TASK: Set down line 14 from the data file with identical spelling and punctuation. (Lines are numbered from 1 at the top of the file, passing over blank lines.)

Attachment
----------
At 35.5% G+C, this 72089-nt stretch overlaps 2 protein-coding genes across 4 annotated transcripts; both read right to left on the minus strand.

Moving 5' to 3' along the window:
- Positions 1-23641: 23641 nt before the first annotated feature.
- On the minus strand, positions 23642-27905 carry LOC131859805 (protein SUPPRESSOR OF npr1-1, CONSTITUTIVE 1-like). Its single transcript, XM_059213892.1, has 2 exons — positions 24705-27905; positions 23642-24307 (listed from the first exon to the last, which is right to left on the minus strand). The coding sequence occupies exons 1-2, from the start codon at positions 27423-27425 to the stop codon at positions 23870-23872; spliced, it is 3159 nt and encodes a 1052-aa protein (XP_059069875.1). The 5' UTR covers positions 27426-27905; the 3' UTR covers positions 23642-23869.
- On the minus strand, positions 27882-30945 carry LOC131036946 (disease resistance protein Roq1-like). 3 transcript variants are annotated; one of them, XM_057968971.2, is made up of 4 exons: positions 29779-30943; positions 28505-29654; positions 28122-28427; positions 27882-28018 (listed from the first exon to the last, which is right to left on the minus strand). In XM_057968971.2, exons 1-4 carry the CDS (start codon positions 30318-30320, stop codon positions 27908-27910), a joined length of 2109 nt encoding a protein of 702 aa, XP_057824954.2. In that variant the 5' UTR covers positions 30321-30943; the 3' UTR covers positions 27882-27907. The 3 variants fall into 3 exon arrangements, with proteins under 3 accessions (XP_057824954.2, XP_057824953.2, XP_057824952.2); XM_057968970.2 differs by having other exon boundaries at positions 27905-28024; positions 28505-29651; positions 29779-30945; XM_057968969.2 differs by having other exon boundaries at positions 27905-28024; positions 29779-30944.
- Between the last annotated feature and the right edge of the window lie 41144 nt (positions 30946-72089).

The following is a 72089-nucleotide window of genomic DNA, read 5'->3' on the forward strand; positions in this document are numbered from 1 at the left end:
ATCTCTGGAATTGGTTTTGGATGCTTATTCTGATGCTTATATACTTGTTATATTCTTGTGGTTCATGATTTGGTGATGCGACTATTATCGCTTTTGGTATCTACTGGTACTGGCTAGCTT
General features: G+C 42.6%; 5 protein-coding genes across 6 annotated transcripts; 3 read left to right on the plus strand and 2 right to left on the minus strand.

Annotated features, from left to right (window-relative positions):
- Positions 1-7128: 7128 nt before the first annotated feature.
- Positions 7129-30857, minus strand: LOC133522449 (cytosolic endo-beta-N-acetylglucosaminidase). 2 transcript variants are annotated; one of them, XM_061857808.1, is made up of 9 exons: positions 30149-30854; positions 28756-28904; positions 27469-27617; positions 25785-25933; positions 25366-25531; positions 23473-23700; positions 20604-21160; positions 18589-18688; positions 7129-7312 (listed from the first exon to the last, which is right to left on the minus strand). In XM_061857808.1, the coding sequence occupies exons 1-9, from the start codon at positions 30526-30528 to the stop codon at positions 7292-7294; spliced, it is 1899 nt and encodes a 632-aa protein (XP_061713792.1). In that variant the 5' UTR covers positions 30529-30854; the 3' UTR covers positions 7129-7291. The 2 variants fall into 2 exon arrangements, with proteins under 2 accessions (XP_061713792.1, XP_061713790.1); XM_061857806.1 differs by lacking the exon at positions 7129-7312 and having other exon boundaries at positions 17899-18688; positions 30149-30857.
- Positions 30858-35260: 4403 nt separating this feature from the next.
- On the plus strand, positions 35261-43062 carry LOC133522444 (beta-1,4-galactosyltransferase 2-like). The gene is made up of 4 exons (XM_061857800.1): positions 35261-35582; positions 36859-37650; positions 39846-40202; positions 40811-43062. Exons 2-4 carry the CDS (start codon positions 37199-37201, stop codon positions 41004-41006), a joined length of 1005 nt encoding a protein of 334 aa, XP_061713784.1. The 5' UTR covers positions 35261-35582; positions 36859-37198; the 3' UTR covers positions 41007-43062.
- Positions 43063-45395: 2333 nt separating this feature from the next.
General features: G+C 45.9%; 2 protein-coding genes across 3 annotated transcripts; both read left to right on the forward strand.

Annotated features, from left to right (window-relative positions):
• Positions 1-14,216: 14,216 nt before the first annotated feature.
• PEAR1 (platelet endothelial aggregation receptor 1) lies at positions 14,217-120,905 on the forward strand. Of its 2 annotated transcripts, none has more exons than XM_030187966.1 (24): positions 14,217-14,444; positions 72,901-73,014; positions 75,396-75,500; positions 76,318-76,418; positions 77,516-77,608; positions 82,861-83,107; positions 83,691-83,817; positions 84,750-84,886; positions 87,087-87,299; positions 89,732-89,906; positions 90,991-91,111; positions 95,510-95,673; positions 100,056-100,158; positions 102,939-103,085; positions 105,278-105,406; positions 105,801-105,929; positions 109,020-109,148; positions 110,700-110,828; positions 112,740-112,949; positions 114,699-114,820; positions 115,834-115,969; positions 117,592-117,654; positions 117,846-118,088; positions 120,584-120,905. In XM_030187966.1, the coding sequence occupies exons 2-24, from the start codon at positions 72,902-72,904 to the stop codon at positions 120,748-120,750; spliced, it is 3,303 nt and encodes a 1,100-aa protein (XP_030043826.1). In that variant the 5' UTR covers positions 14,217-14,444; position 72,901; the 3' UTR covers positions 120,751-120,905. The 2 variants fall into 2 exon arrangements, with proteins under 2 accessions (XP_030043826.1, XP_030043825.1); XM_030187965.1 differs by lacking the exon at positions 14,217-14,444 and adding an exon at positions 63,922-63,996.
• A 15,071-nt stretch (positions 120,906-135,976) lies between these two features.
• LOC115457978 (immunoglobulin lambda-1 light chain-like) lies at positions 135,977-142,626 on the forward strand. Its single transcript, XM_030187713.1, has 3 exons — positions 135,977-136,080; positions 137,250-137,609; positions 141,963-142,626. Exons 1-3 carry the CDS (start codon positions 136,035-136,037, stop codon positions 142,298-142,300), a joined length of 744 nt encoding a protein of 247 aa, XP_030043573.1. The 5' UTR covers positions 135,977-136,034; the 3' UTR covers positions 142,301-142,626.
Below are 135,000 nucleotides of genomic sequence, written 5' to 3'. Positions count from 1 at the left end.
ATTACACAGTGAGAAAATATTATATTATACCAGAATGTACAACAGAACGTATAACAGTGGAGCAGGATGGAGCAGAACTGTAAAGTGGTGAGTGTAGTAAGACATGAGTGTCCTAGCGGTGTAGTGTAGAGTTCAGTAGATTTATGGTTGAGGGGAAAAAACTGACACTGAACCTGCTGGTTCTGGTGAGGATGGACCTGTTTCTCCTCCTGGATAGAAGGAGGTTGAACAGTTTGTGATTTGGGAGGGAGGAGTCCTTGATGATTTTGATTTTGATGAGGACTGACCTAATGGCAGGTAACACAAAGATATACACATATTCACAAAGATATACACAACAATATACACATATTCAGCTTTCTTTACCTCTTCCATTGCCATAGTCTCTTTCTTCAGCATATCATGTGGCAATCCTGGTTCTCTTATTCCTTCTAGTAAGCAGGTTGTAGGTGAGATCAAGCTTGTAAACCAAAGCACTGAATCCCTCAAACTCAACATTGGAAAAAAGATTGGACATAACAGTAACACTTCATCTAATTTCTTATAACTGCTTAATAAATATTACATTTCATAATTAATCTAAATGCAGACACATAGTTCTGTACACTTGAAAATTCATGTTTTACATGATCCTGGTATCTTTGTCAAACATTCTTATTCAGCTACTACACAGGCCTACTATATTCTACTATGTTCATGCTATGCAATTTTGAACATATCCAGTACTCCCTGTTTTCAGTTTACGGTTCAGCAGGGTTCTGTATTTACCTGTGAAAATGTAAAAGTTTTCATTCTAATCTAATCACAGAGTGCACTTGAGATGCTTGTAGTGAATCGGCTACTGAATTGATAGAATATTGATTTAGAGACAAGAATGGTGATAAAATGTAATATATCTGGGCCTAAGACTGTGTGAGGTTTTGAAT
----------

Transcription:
- On the plus strand, positions 35261-43062 carry LOC133522444 (beta-1,4-galactosyltransferase 2-like). The gene is made up of 4 exons (XM_061857800.1): positions 35261-35582; positions 36859-37650; positions 39846-40202; positions 40811-43062. Exons 2-4 carry the CDS (start codon positions 37199-37201, stop codon positions 41004-41006), a joined length of 1005 nt encoding a protein of 334 aa, XP_061713784.1. The 5' UTR covers positions 35261-35582; positions 36859-37198; the 3' UTR covers positions 41007-43062.